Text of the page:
The story is set in 19th century England and centers on a “fairy doctor” named Lydia. Her life takes a 180-degrees turn when she meets a legendary blue knight count named Edgar and his crew. He hires her as an adviser during his quest to obtain a treasured sword that was supposed to be handed down to him by his family.
I’m no jaded otaku. I’m a starved one who loved the romance and adventure of Earl and Fairy.
Shamelessly, I lapped everything up, my eyes glued to the screen for 12 episodes straight; I wasn’t just watching a new anime series, I was rediscovering an old love, one I knew could hold so much intensity and raw emotion in a few simple lines and fantastic action and sweet passion in the deft strokes of an animator.
The old techniques—big eyes, sweat drops, the cool-looking hero, the courageous but insecure heroine, and adorable sidekick; they’re all there, but I defy the tired fan’s (oxymoron alert, hehe) taunts of formulaic, girly, and shallow to offer my own fresh view, lighter and straightforward.
Lydia Carlton takes her gift seriously; she intends to be a professional fairy doctor so that humans and fairies will once again live together as one society. Edward Ashenbert is flirtatious but deadly serious about getting what he wants—and that’s to regain honor and place among England’s nobility; he also plans to fight the machinations of the Prince who killed his family and enslaved him when he was a child.
When their respective ambitions collided at the beginning, when Edward abducts Lydia and forces her to help him find the legendary Blue Earl Sword, more than sparks and a few slaps flew. This volatile chemistry lasted throughout the series, as Lydia, though attracted to Edward, wishes to keep their relationship strictly professional, while Edward, falling madly in love with Lydia, could not completely hide the fact that he is very good at manipulating people.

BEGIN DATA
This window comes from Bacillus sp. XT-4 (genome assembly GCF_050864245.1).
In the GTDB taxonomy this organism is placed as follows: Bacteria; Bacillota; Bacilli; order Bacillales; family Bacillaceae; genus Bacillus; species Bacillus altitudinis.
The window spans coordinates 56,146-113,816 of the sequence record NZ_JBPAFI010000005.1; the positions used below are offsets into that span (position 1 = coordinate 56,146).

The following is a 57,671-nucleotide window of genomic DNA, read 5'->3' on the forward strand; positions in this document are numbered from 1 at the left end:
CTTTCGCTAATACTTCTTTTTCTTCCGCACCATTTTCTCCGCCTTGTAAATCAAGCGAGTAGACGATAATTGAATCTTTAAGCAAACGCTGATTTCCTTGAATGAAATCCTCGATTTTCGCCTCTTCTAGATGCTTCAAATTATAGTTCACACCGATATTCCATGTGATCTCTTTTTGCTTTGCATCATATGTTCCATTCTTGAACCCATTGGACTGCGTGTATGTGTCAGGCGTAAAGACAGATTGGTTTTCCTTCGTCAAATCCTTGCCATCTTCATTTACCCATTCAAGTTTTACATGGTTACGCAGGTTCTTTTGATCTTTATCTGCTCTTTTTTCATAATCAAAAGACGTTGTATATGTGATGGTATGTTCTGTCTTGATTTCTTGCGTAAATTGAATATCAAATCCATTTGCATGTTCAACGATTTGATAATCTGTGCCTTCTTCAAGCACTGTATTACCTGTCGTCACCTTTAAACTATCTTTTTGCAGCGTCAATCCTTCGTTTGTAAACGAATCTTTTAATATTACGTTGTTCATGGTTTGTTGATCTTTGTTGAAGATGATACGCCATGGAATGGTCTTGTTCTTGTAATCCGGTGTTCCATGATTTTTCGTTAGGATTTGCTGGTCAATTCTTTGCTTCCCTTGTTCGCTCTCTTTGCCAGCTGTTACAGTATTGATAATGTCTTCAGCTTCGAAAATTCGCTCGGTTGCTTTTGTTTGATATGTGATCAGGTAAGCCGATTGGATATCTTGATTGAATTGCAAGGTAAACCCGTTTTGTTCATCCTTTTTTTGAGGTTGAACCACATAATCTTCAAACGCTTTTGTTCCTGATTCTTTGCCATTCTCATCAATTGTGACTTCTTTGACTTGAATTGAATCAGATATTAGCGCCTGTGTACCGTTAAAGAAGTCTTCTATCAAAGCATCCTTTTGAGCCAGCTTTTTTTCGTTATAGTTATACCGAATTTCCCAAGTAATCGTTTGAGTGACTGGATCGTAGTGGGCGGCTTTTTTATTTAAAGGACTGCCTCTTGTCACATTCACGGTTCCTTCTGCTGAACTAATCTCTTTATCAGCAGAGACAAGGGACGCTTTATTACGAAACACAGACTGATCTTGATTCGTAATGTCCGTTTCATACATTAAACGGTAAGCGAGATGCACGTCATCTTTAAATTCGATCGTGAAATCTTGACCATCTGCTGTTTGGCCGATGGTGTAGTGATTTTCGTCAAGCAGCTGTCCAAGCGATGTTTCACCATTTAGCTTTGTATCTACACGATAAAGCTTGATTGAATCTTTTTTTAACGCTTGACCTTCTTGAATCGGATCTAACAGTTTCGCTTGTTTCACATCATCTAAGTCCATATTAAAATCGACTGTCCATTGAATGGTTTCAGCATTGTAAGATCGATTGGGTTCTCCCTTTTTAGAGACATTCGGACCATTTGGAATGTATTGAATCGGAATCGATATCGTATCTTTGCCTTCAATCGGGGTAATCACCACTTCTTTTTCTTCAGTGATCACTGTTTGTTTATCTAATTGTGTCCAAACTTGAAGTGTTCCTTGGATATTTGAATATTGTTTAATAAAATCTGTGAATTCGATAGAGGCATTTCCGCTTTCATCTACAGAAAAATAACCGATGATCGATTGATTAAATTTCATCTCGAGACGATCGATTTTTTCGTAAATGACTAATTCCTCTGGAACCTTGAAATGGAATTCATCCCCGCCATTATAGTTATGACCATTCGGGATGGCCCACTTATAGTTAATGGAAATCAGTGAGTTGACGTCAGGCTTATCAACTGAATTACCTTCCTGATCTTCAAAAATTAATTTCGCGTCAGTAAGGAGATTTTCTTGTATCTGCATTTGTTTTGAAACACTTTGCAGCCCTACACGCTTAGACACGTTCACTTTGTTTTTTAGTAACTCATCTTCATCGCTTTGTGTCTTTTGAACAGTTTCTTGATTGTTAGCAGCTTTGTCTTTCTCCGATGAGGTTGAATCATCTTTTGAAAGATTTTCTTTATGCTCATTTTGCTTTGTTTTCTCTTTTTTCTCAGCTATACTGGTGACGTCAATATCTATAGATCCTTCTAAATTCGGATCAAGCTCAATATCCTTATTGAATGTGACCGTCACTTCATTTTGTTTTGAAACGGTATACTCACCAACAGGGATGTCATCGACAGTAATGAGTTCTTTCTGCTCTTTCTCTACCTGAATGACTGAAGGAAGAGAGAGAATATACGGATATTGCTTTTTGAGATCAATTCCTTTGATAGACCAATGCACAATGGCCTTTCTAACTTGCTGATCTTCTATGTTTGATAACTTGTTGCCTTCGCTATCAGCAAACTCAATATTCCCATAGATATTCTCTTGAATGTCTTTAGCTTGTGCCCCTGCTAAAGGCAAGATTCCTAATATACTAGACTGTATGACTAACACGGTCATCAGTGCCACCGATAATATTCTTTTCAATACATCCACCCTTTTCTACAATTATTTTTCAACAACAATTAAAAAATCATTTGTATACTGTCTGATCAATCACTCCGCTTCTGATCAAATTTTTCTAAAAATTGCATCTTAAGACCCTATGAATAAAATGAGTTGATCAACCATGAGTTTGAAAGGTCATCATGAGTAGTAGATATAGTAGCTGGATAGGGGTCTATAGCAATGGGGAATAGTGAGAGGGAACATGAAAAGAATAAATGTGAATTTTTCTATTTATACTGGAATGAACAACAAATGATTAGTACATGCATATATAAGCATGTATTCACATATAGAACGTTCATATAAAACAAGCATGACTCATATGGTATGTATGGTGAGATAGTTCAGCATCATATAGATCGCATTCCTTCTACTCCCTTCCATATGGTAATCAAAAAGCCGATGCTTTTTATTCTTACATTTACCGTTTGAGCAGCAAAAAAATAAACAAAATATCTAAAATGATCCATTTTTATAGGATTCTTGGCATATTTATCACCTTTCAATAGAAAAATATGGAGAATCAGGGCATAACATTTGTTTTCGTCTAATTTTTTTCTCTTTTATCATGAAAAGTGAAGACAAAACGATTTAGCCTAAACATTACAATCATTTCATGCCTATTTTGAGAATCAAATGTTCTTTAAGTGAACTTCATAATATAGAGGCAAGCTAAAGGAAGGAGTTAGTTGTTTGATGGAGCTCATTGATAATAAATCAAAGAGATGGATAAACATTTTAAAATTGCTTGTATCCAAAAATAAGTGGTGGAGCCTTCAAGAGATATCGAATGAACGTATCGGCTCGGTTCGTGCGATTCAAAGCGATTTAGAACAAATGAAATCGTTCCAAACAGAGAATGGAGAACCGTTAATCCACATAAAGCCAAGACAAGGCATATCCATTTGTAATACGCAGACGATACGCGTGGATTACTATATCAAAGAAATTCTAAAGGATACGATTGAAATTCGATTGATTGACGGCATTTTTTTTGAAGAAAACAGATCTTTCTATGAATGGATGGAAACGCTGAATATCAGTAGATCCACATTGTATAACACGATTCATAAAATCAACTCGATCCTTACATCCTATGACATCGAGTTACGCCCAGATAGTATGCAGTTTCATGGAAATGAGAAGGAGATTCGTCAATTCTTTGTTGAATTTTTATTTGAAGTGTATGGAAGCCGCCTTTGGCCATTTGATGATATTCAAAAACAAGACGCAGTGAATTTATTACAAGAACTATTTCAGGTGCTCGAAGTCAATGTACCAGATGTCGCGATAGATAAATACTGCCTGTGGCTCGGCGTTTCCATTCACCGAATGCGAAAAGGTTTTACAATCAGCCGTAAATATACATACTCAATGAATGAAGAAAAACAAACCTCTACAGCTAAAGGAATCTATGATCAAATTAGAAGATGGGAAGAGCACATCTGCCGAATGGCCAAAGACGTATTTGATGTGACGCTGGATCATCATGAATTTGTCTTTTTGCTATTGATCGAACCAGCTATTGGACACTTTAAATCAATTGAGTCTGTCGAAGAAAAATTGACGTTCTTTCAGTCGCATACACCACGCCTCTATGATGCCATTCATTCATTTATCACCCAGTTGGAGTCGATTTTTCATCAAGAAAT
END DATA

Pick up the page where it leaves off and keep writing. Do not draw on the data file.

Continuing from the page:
The plot isn’t cut and dried also. Edward isn’t exactly the true heir to the legendary sword and title. But his quest to become worthy, by protecting the Blue knight’s legacy and people, made for a more interesting story… He doesn’t have magical powers—he can’t even see fairies and he relies on his wits and charisma to win his fights, yet he seems to attract that pure loyalty that only true kings and queens could command.
His friend and servant, Raven, a human with the soul of a ravening sprite, guards him zealously and will lay down his life for him. Raven used to be simply a killing machine of the Prince… until Edward saw beyond the blood and befriended the person. From that act of kindness, Raven knew he has met his true master.
As enjoyable as the adventures and romance in this series were, they seem merely a prelude for the big fight. Who is this evil Prince? We just keep hearing about him. Will Lydia ever accept Edward? Kelpie, a aggressive man-eating fairy pursuing Lydia, isn’t helping any to speed the romance along. Gentle enough to Lydia, he keeps trying to abduct her though into the fairy world so he could protect her—and mate with her too, of course.
Yes, Earl and Fairy is very shojo. But then that’s because I identify with Lydia. But what’s stopping guys from relating to any of the male characters, who have enough heroism and villainy to keep secret angst and secret wishes occupied.